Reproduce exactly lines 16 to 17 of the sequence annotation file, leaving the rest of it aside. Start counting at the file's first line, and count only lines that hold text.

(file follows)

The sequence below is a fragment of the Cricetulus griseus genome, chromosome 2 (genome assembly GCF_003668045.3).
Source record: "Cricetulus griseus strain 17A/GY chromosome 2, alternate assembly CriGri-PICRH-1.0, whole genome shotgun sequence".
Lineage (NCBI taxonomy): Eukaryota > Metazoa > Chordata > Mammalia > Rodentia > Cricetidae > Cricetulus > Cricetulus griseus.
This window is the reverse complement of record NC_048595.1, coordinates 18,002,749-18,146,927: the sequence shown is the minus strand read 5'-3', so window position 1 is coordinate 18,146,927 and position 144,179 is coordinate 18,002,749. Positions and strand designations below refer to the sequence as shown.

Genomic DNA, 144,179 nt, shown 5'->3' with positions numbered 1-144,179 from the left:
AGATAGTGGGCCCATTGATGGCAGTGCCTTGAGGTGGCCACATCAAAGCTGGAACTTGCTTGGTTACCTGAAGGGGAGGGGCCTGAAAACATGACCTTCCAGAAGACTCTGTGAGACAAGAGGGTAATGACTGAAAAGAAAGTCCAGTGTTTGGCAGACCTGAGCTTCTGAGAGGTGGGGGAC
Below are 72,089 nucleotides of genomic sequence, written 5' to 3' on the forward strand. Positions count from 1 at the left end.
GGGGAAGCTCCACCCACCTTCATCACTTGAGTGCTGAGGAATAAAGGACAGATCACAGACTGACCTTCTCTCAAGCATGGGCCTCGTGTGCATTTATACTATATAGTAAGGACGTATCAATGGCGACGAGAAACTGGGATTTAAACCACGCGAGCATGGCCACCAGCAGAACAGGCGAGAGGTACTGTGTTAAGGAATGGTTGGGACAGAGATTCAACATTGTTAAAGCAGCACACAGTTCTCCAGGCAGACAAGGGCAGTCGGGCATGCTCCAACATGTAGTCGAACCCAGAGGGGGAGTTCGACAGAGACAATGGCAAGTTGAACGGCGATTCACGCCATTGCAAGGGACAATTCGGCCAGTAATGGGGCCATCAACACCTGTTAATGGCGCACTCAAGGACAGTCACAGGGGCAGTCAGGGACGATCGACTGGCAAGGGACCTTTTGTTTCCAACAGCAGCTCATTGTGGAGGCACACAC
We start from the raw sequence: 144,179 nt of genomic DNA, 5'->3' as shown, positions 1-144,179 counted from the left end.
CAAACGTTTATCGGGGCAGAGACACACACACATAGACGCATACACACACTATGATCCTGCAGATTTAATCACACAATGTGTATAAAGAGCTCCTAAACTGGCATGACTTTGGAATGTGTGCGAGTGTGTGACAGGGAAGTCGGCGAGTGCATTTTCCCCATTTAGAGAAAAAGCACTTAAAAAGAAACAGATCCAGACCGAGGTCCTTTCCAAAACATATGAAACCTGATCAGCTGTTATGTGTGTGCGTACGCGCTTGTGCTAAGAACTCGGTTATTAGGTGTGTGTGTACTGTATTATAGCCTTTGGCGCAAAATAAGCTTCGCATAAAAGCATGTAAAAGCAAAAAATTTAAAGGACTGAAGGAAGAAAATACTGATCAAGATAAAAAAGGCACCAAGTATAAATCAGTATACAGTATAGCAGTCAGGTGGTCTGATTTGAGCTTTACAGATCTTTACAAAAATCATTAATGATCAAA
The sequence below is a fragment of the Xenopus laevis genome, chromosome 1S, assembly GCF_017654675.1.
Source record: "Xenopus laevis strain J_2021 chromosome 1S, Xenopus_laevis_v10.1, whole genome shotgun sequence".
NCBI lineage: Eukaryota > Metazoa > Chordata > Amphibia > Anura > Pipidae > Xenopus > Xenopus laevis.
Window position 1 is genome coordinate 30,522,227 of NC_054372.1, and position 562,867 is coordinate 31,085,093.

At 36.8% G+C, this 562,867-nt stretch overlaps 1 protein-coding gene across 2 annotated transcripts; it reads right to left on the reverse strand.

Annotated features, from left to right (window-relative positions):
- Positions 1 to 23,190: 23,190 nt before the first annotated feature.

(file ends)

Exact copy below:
Annotated features, from left to right (window-relative positions):
- Positions 1 to 23,190: 23,190 nt before the first annotated feature.